Tax cuts and budget pass easily

Lost amid all the noise about the session meltdown was the fact that a supplemental budget bill and tax cut proposal passed off both the House and Senate floors with overwhelming support.

The $260 million tax cut bill contains a one-of-a-kind tax credit for families who contribute to a 529 college savings plan for their kids, as well as additional credits up to $1,000 for students with student loans. The bill was considered a big win for Greater Minnesota, with property tax deductions for farmers, as well as property tax cuts for small businesses, veterans and the elderly. 

Gov. Mark Dayton
Office of the Governor
Gov. Mark Dayton

The final $300 million budget bill had wins for all sides, including Dayton, whose big priority — a voluntary preschool proposal — got $25 million in funding. After massive disagreements on the issue last year, which sent legislators into a one-day special session over education and other funding, Dayton will see the program get $55 million each year starting in 2018. 

Democrats and Republicans also agreed to spend $35 million to expand broadband infrastructure and another $35 million for racial equity proposals, some of which will be ongoing funding. State government programs and agencies will get an additional $28 million in the budget bill, $27 million for jobs and economic development and $25 million for cops and courts.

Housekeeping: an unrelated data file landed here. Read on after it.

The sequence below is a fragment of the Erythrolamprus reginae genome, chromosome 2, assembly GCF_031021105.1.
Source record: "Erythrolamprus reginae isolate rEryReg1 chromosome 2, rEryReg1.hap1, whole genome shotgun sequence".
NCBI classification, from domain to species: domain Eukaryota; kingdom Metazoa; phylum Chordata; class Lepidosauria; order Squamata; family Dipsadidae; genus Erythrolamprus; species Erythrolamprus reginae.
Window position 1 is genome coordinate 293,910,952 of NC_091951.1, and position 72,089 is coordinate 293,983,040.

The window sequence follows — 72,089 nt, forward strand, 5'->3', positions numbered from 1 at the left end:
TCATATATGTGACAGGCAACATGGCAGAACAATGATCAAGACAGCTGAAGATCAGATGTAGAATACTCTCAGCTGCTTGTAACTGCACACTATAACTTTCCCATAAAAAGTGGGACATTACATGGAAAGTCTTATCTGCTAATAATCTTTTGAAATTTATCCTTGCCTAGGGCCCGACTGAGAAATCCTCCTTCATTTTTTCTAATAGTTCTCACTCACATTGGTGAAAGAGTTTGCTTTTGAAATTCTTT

Bakk and Daudt said they included many of the governor’s priorities in the final budget bill, and they hope he signs it. Friday, Dayton didn’t make promises to sign a tax bill without a budget bill he found “acceptable” in hand.

“I understand that the House is not enthusiastic about the supplemental spending, but I am, and I have a say in this,” Dayton said. “I want to be emphatic and clear.”

Broken process

The whole weekend brought back fresh memories of the 2015 legislative session, when major negotiations on the budget didn’t start until the final week of session, and even then moved slowly and took place behind closed doors. This year, the final 599-page budget bill was given to House members four hours before they were set to vote, while the bonding bill arrived at the House moments after they already started to debate the bill.